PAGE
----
When it comes to the live-fire range, officers should be trained on a variety of topics including one- and two-handed shooting with the shield. Reload and malfunction drills should be performed so officers get the opportunity to perform these skills under controlled training conditions instead of trying to figure it out in the uncontrolled environment of a fight. Once these skills have been trained using handguns, it’s time to add patrol rifles to the mix.

The ultimate goal is to get officers immersed in scenario training with ballistic shields. These scenarios could include a variety of situations including injured officer rescues, approaches to doorways, threshold evaluation and port-and-cover window tactics.

If you’re searching for a ballistic shield training class, there are several options available. Some manufacturers offer training classes for law enforcement agencies and the use of their products. There are different training organizations such as Team One Network and the National Tactical Officer’s Association (NTOA) that provide training classes on the use of ballistic shields and ballistic shield instructor certification courses.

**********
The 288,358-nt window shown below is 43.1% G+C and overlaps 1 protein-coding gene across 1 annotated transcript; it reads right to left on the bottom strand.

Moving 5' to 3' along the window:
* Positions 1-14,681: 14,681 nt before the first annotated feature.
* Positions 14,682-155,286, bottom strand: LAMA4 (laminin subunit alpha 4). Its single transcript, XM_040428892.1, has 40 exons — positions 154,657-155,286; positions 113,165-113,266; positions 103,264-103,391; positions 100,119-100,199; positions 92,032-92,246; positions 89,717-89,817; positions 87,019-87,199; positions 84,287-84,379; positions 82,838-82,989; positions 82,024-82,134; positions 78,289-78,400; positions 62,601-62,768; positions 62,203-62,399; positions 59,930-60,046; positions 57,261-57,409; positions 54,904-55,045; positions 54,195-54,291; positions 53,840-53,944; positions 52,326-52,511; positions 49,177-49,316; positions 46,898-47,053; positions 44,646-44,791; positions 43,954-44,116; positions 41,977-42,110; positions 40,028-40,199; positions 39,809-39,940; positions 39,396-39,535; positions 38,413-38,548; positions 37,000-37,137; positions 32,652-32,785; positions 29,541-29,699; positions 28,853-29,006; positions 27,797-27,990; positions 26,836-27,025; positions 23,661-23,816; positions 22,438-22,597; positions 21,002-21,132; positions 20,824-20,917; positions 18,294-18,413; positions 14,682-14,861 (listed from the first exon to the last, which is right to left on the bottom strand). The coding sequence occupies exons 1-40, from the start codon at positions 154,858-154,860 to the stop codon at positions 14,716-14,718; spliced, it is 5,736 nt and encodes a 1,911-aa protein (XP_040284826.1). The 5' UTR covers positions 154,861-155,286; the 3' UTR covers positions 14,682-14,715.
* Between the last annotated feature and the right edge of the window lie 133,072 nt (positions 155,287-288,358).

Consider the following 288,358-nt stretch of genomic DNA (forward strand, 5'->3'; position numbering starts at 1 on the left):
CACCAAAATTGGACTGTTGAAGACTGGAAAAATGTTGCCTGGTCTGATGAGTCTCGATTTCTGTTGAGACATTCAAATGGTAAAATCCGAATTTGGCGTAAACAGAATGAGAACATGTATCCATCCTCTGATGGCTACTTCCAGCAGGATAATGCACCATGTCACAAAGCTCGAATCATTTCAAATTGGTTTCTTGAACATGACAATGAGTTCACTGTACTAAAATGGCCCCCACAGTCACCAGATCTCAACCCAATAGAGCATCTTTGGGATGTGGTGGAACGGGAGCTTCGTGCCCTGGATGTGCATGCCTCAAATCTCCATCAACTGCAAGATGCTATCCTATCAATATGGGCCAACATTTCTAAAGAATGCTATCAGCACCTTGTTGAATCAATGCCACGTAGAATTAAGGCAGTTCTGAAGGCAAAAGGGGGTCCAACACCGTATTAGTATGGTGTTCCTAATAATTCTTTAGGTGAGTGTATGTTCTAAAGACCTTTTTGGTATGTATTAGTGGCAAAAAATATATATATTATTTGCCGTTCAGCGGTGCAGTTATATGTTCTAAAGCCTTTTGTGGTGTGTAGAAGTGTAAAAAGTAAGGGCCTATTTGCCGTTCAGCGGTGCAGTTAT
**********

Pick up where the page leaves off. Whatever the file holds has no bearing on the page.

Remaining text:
It’s unacceptable to make patrol officers wait for a supervisor or SWAT officer for a ballistic shield. It is time to properly equip the first officers to arrive at every call for service. Portable and lightweight ballistic protection is a necessity for our patrol officers and communities.

NEXT: Bridging the gap between SWAT and patrol

Todd Fletcher is the owner and lead instructor for Combative Firearms Training, LLC providing training for law enforcement firearms instructors from coast to coast. He has over 25 years of training experience as a firearms and defensive tactics instructor. He retired after more than 25 years as a full-time police officer and over 31 years of law enforcement experience.

Todd is a member of the International Defensive Pistol Association (IDPA) and the United States Practical Shooting Association (USPSA). He is a member of the International Law Enforcement Educators and Trainers Association (ILEETA), and was selected as the 2022 ILEETA Trainer-of-the-Year. He is also a member of the International Association of Law Enforcement Firearms Instructors (IALEFI) and won the 2023 IALEFI Top Gun Award. He can be reached at